Posterity in SL

I have seen a few art contests where the organizers take a Copy/Transfer texture of an artist's work and do with it as they please. Some artists don't think twice about it. Most of the time, artists assume that the texture would only be used for the competition and nothing else.

But contest organizers usually have sales in mind. They want to sell the pictures and make a commission out of it. And that's fine. In fact, the artist might even be happy about it.

Now, even in that situation, the problem comes in attribution of the work if the contest organizer applies that texture on a prim. What happens is that the prim would show the contest organizer as the creator of the object and, if the object is simply something that displays a texture, the entire work becomes attributed to the creator of the prim, which, in this case, is the contest organizer.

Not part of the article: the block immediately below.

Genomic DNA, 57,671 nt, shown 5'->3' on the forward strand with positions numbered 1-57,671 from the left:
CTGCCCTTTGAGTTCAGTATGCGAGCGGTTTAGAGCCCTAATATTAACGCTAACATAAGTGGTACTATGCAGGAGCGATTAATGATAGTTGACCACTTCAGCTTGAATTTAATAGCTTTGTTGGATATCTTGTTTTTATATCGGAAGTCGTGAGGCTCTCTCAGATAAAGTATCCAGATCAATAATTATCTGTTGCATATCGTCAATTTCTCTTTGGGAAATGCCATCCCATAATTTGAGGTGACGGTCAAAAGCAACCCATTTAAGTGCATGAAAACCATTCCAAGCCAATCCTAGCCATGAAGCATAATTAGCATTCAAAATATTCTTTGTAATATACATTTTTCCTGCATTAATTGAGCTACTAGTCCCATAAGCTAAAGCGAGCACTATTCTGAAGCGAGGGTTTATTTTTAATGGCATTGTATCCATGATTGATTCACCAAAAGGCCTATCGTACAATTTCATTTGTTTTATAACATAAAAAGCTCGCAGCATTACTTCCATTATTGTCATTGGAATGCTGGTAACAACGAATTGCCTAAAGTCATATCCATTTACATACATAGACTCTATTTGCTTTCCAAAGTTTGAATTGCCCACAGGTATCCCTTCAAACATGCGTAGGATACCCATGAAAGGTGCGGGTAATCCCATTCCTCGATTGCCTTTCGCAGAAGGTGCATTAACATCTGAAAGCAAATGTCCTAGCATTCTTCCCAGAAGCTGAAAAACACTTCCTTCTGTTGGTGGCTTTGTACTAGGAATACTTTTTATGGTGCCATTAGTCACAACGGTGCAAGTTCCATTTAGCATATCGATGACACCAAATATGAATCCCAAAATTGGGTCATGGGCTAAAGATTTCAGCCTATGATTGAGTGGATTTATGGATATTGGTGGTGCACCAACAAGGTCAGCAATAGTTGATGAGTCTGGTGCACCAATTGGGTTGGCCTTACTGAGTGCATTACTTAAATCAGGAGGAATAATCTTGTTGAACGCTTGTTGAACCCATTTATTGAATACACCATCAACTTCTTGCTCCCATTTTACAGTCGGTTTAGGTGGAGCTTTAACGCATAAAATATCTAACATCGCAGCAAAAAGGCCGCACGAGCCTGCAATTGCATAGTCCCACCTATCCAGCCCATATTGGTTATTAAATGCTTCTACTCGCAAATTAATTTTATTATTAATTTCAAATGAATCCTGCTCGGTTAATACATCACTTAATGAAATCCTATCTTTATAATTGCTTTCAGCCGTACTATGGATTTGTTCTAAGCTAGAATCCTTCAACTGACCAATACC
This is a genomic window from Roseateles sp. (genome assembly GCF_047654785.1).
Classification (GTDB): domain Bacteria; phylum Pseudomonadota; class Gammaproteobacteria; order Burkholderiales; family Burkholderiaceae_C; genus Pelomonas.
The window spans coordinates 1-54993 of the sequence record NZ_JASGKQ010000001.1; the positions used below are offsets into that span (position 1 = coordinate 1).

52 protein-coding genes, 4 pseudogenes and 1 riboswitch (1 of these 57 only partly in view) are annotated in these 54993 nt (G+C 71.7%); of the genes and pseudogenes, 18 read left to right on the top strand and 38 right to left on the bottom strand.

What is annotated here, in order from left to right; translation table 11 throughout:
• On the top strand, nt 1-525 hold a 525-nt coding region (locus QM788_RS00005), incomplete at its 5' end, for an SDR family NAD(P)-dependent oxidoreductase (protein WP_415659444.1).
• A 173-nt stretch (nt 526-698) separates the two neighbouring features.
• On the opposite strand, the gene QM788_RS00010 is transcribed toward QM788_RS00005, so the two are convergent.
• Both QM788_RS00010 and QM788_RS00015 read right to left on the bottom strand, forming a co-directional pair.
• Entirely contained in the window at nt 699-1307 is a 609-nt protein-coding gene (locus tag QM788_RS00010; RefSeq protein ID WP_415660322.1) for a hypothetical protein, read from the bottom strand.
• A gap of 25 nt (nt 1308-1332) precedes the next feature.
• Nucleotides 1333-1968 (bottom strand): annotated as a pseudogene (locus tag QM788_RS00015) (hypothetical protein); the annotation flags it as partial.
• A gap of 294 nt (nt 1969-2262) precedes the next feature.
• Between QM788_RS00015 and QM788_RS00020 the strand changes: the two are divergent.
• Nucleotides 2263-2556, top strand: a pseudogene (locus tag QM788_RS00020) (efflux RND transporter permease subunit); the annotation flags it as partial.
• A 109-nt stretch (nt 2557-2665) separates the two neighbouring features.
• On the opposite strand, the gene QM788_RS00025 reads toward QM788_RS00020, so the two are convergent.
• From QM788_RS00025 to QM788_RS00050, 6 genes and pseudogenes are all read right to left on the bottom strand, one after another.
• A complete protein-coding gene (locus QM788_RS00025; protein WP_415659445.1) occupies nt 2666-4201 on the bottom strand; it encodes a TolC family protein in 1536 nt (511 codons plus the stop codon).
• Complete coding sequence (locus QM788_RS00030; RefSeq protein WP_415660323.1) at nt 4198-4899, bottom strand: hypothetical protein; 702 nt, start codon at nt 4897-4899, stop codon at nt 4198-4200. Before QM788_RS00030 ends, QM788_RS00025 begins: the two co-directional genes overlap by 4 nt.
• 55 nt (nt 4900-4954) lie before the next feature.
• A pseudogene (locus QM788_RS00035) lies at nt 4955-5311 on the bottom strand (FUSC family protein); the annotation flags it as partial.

Certainly, the artist initially gets recognition because a placard with their name is displayed alongside the work during the exhibition. But after the work is sold, there is usually no record of the artist's name with the work. Long after the piece has been sold, would the purchaser even remember the artist's name? And inside SL, most people know to look at the creator of the object. So, people would normally assume that the creator of the object is also the artist. And, again in this case, that's wrong. So, nobody would know that the texture creator (the artist) is in fact *not* the object creator (the contest organizer). The contest organizer gets a reputation for being a great artist because of work that other people did.